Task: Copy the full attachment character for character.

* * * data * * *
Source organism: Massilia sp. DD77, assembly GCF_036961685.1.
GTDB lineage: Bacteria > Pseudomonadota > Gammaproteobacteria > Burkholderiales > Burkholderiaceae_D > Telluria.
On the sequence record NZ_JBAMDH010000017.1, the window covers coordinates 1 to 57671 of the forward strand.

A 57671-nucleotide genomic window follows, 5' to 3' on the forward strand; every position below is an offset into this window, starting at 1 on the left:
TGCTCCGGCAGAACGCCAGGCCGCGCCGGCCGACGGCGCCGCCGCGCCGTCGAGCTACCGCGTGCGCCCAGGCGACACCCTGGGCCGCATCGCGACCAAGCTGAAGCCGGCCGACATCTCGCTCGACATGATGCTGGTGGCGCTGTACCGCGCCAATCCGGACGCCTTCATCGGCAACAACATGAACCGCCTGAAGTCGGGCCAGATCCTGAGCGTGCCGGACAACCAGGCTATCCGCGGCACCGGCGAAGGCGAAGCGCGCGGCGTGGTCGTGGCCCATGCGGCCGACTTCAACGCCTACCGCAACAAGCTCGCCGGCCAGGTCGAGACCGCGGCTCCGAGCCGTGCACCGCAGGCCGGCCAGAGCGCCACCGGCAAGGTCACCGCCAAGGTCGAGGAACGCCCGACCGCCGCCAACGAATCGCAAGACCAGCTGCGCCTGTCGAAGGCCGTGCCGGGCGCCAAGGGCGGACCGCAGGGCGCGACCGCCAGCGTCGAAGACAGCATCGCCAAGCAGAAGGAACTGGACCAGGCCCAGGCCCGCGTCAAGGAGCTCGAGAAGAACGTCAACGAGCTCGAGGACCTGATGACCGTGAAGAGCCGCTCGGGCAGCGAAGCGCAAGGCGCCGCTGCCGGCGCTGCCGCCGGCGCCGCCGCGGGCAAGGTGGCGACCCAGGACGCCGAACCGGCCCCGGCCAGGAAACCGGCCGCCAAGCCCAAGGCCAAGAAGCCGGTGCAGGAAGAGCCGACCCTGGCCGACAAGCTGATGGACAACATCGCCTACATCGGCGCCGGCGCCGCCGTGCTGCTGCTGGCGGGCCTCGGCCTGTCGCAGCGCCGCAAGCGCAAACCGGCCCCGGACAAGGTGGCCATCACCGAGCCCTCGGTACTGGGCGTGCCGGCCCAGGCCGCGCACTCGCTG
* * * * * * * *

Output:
Source organism: Massilia sp. DD77, assembly GCF_036961685.1.
GTDB lineage: Bacteria > Pseudomonadota > Gammaproteobacteria > Burkholderiales > Burkholderiaceae_D > Telluria.
On the sequence record NZ_JBAMDH010000017.1, the window covers coordinates 1 to 57671 of the forward strand.

A 57671-nucleotide genomic window follows, 5' to 3' on the forward strand; every position below is an offset into this window, starting at 1 on the left:
TGCTCCGGCAGAACGCCAGGCCGCGCCGGCCGACGGCGCCGCCGCGCCGTCGAGCTACCGCGTGCGCCCAGGCGACACCCTGGGCCGCATCGCGACCAAGCTGAAGCCGGCCGACATCTCGCTCGACATGATGCTGGTGGCGCTGTACCGCGCCAATCCGGACGCCTTCATCGGCAACAACATGAACCGCCTGAAGTCGGGCCAGATCCTGAGCGTGCCGGACAACCAGGCTATCCGCGGCACCGGCGAAGGCGAAGCGCGCGGCGTGGTCGTGGCCCATGCGGCCGACTTCAACGCCTACCGCAACAAGCTCGCCGGCCAGGTCGAGACCGCGGCTCCGAGCCGTGCACCGCAGGCCGGCCAGAGCGCCACCGGCAAGGTCACCGCCAAGGTCGAGGAACGCCCGACCGCCGCCAACGAATCGCAAGACCAGCTGCGCCTGTCGAAGGCCGTGCCGGGCGCCAAGGGCGGACCGCAGGGCGCGACCGCCAGCGTCGAAGACAGCATCGCCAAGCAGAAGGAACTGGACCAGGCCCAGGCCCGCGTCAAGGAGCTCGAGAAGAACGTCAACGAGCTCGAGGACCTGATGACCGTGAAGAGCCGCTCGGGCAGCGAAGCGCAAGGCGCCGCTGCCGGCGCTGCCGCCGGCGCCGCCGCGGGCAAGGTGGCGACCCAGGACGCCGAACCGGCCCCGGCCAGGAAACCGGCCGCCAAGCCCAAGGCCAAGAAGCCGGTGCAGGAAGAGCCGACCCTGGCCGACAAGCTGATGGACAACATCGCCTACATCGGCGCCGGCGCCGCCGTGCTGCTGCTGGCGGGCCTCGGCCTGTCGCAGCGCCGCAAGCGCAAACCGGCCCCGGACAAGGTGGCCATCACCGAGCCCTCGGTACTGGGCGTGCCGGCCCAGGCCGCGCACTCGCTG